Marc Halperin: Resident F&B Expert | November 2015 | By Marc Halperin

More than Meets the Iron

Waffles emerge as platforms for culinary creativity.

A few years back, the Trouble Coffee and Coconut Club in San Francisco’s Outer Sunset neighborhood began selling slices of cinnamon toast for $4. That audacious price for an ostensibly pedestrian product—a phenomenon that has since been replicated at many other hip, urban foodie outlets around the nation—caught the attention of many national food and trend writers, and made for some pretty pointed eye-rolling in certain circles. Critics who’d had just about enough of artisanal everything pointed to the café’s ambitious experiment in upscaling as a kind of object lesson in the ludicrousness of America’s ongoing obsession with food in all its forms.

To me, though, pricey toast was interesting less for its novelty than for what it said about consumers’ evolving perception of value. We’ve all grown accustomed to, and perhaps even comfortable with, the notion of the $5 latte, the $5 artisanal cupcake, and the $8 pint of craft beer. Should a great piece of toast be any different, really? Especially when it’s still possible to get a cup of regular coffee for less than $1, a run-of-the-mill cupcake for a buck or two, and a pint of a decent domestic draft beer for $3?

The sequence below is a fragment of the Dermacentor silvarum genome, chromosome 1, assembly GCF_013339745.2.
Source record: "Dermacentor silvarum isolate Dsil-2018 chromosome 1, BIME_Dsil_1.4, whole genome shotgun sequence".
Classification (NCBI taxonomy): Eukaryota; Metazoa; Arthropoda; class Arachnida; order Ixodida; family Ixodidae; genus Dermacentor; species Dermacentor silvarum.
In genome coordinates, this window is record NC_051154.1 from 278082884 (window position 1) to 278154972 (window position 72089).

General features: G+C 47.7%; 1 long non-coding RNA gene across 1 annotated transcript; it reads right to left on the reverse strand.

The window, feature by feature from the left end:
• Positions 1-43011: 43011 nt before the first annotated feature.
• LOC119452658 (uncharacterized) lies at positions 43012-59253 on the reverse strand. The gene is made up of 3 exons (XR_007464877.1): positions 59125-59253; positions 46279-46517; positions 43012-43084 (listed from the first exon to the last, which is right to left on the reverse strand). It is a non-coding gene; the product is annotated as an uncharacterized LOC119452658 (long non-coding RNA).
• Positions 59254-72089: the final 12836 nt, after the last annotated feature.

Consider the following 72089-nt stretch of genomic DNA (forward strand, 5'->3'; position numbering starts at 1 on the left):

The lesson here is that even the most basic of products, when rendered with great attention to detail and delivered with a flourish, can merit a loftier price point. The trick is to come up with a product that truly warrants a second look.

Take, for instance, the humble waffle. Superficially, it isn’t much more exciting than toast, though clamping a great batter between the two halves of a waffle iron does generate a product whose taste, texture, form, and functionality are tough to beat. But look closer. Crispy on the outside, warm and chewy on the inside, with a honeycomb-like texture that lends itself to capturing anything from butter and syrup to cheese, sauces, spreads, and preserves, waffles have recently been rediscovered and redeployed by casual and more upscale eateries alike. Last year, the market research firm Datassential reported that waffles had found their way onto fully 10 percent of all U.S. restaurant menus. That’s some batter that matters.